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I asked you to send me all of your Thanksgiving questions so I could compile them and answer them. Boy did you guys get serious about this!
I received hundreds of questions and after spending hours grouping similar ones together into categories, I have answered as many as possible. I will continue to add to this FAQ so keep checking back for more.
Because this is a huge document, I have included jump links below to each section:
- Smoking/Cooking Process
Can you give the time and temp for a pellet smoker? Any suggestions?
I hear some folks say that everything they cook in the pellet smoker gets done faster due to the air movement from the fan but I have not seen anything real significant in my own cooking and I have a LOT Of pellet smokers including Traeger, Camp Chef, Pit Boss and Z-Grills.
In my own experience, which is what I have to go by, a 12 lb turkey cooked at 225°F – 240°F (107°C – 116°C) is going to take about 6-7 hours to get done regardless of the smoker as long as the thermometer runs true and I know what the temperature is at grate level.
If it gets done an hour early, you have a couple of options:
- you can FTC* the bird
- You can turn the pellet smoker down to it’s lowest setting once the turkey is finished cooking and just keep it warm until it’s time to eat.
*FTC – An acronym that means foil, towel, cooler. Wrap the turkey in heavy duty foil, wrap it in a thick towel, then place it in a cooler. I take it further by filling in any remaining space in the cooler with crumpled newspaper, extra towels, etc. The FTC method keeps meat above 140°F (60°C) for up to 4 hours and possibly longer in some cases.
Note: it’s important to make sure the thermometer on your smoker is working correctly. Before doing an important cook like the Thanksgiving smoked turkey, use a thermometer to test the temperature at the grate to make sure it’s reading true.
Here’s a discussion on Smoking Meat about pellet smokers and convection cooking and how this affects times.
I have a large frozen butterball in the freezer. If I thaw the bird, then cut it in half, can I refreeze one half for later use?
This depends on how you thaw it out.
If you thaw the turkey in the fridge the entire time and the turkey does not spend more than 2 hours out of the fridge at any time, you can certainly re-freeze half of it.
If you choose to thaw it out under cold water or in the microwave, etc. then it will need to all be cooked.
Plan ahead for about 4-5 lbs of thawing per day in the fridge.
Have you ever used a buttermilk brine on your turkey? If yes did you find it worth it to do? What was the recipe?
I have used buttermilk in my brines many times and I definitely feel like it makes a big difference in the finished product.
Buttermilk has enzymes that help to tenderize the turkey or whatever you are brining and it also gives the meat a really rich flavor. The salt in the brine, of course, helps the meat to retain more of its juice during the cook.
My basic buttermilk brine:
- ½ gallon of buttermilk
- ½ gallon of water
- 1 cup coarse kosher salt
Stir salt into buttermilk/water mixture for about 1-2 minutes to give the salt time to dissolve into the liquid.
Pour the brine over the turkey to cover. Keep turkey and brine at or below 40°F (4°C). Brine overnight or 8-12 hours.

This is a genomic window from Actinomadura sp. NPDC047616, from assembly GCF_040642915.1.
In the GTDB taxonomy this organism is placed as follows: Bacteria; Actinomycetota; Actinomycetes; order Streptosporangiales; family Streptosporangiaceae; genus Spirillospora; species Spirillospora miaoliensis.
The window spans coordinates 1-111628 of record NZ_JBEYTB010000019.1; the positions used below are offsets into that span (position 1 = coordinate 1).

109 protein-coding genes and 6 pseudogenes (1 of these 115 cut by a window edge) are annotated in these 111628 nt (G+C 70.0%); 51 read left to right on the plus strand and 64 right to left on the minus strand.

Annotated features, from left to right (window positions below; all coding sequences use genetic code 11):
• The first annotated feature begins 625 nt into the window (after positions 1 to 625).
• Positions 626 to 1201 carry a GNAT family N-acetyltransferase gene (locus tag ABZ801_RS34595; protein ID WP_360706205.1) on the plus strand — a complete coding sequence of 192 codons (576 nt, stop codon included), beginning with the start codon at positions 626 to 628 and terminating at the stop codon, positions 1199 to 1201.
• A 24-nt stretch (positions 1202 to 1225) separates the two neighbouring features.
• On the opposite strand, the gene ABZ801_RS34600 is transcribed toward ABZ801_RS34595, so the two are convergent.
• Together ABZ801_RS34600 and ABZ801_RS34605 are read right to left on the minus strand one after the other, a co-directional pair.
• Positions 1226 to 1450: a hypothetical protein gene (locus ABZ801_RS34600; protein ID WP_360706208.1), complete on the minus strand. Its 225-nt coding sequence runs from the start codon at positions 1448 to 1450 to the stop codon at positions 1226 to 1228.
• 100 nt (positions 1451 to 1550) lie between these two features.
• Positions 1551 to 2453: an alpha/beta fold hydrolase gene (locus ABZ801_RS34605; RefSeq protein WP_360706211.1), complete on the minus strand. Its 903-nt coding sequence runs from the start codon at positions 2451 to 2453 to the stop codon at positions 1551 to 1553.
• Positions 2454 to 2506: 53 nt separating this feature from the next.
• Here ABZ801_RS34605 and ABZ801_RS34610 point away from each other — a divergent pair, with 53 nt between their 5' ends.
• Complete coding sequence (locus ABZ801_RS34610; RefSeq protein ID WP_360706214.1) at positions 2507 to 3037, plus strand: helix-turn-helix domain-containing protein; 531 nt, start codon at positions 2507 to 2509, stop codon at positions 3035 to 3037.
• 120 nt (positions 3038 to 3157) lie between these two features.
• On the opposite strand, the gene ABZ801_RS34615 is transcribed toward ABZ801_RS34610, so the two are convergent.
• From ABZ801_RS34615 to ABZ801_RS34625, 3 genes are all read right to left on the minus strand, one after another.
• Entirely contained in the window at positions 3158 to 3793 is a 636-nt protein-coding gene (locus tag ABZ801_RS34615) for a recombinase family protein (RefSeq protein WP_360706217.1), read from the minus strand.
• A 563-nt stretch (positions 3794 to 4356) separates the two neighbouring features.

Here’s more turkey brine recipes
Do you recommend to still brine a Butterball turkey that is frozen in a brining solution, after it’s thawed out? I’ll be smoking on my offset smoker, spatchcock style.
Yes. I’ve been brining pre-injected birds for years and I’m always glad I did.
They try real hard at the butterball turkey factory (bless their hearts) to inject flavor into the meat but it just doesn’t hold a candle to what you can do at home.
Go ahead and brine it even if it’s 8-12% solution added and I’m telling you, it’ll end up a lot better than it would have otherwise.
All of my turkey brines recommend 1 cup of coarse kosher salt to 1 gallon of liquid as a base.
I brine my turkeys every year but have trouble with how to keep the turkey submerged for overnight. I purchased a brining bag last year but it leaked out. I don’t have a lot of room in my garage fridge and do not have a large enough container or pot.
Turkeys like to float so I usually put a plate on top of the turkey to hold it under. You can also fill a freezer zip top bag with ice and lay a couple of those over the top of the turkey to keep it under. Sort of have to get creative.
You could use an ice chest or a 5-gallon water cooler (the one with the faucet on the side) to do the job as long as you lay down ice in the bottom, a large food-grade plastic bag with the turkey and brine and tied up real good and then ice packed around it.
The ice packed around it would hopefully hold it upright so it couldn’t leak and I don’t think there would be much melting in just 8-10 hours if it was kept in the garage or somewhere that was pretty cool.
Bottom line, the turkey and brine must maintain at or below 40°F (4°C) for the entire time in order for it to be safe to eat.
Brining outside of the fridge requires some pre-planning and extra creativity but it can be done properly and safely if you’re careful.
what do you think about cutting the turkey in half before smoking it?
I think it’s a grand idea! Simply cut along both sides of the backbone then open it up like a book. Many people cook the turkey just like that. If you want to take it further and cook the turkey in halves, you can separate the turkey at the breast bone to create (2) halves.
This also makes it easier to brine and gives you much more manageable pieces to cook.
If you are using a really small smoker, this is the best way to make the turkey fit.